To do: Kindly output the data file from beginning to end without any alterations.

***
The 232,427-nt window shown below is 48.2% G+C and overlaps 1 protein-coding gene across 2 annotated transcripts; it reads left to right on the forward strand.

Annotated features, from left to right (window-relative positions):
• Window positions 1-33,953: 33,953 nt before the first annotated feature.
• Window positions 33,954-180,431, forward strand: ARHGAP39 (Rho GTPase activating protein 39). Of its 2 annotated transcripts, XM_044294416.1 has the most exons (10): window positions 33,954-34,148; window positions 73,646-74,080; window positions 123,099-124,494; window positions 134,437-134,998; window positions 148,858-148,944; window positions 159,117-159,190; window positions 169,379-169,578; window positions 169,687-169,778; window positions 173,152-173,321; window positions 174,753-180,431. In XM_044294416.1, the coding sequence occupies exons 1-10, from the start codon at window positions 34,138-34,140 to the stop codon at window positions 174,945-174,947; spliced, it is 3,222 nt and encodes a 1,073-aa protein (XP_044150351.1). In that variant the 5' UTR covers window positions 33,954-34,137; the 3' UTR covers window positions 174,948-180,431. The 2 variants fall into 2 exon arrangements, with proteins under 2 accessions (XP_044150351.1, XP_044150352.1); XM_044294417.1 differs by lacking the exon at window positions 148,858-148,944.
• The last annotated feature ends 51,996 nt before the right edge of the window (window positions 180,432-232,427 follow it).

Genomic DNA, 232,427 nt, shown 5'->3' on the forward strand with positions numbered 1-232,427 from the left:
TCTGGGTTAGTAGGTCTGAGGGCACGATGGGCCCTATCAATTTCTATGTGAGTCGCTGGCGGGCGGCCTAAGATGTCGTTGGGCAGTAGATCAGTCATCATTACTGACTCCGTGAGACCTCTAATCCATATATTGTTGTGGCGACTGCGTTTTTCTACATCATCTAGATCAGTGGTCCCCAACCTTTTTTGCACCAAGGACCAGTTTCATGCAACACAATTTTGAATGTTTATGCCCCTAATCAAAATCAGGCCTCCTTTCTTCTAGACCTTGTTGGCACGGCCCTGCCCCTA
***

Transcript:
The 232,427-nt window shown below is 48.2% G+C and overlaps 1 protein-coding gene across 2 annotated transcripts; it reads left to right on the forward strand.

Annotated features, from left to right (window-relative positions):
• Window positions 1-33,953: 33,953 nt before the first annotated feature.
• Window positions 33,954-180,431, forward strand: ARHGAP39 (Rho GTPase activating protein 39). Of its 2 annotated transcripts, XM_044294416.1 has the most exons (10): window positions 33,954-34,148; window positions 73,646-74,080; window positions 123,099-124,494; window positions 134,437-134,998; window positions 148,858-148,944; window positions 159,117-159,190; window positions 169,379-169,578; window positions 169,687-169,778; window positions 173,152-173,321; window positions 174,753-180,431. In XM_044294416.1, the coding sequence occupies exons 1-10, from the start codon at window positions 34,138-34,140 to the stop codon at window positions 174,945-174,947; spliced, it is 3,222 nt and encodes a 1,073-aa protein (XP_044150351.1). In that variant the 5' UTR covers window positions 33,954-34,137; the 3' UTR covers window positions 174,948-180,431. The 2 variants fall into 2 exon arrangements, with proteins under 2 accessions (XP_044150351.1, XP_044150352.1); XM_044294417.1 differs by lacking the exon at window positions 148,858-148,944.
• The last annotated feature ends 51,996 nt before the right edge of the window (window positions 180,432-232,427 follow it).

Genomic DNA, 232,427 nt, shown 5'->3' on the forward strand with positions numbered 1-232,427 from the left:
TCTGGGTTAGTAGGTCTGAGGGCACGATGGGCCCTATCAATTTCTATGTGAGTCGCTGGCGGGCGGCCTAAGATGTCGTTGGGCAGTAGATCAGTCATCATTACTGACTCCGTGAGACCTCTAATCCATATATTGTTGTGGCGACTGCGTTTTTCTACATCATCTAGATCAGTGGTCCCCAACCTTTTTTGCACCAAGGACCAGTTTCATGCAACACAATTTTGAATGTTTATGCCCCTAATCAAAATCAGGCCTCCTTTCTTCTAGACCTTGTTGGCACGGCCCTGCCCCTA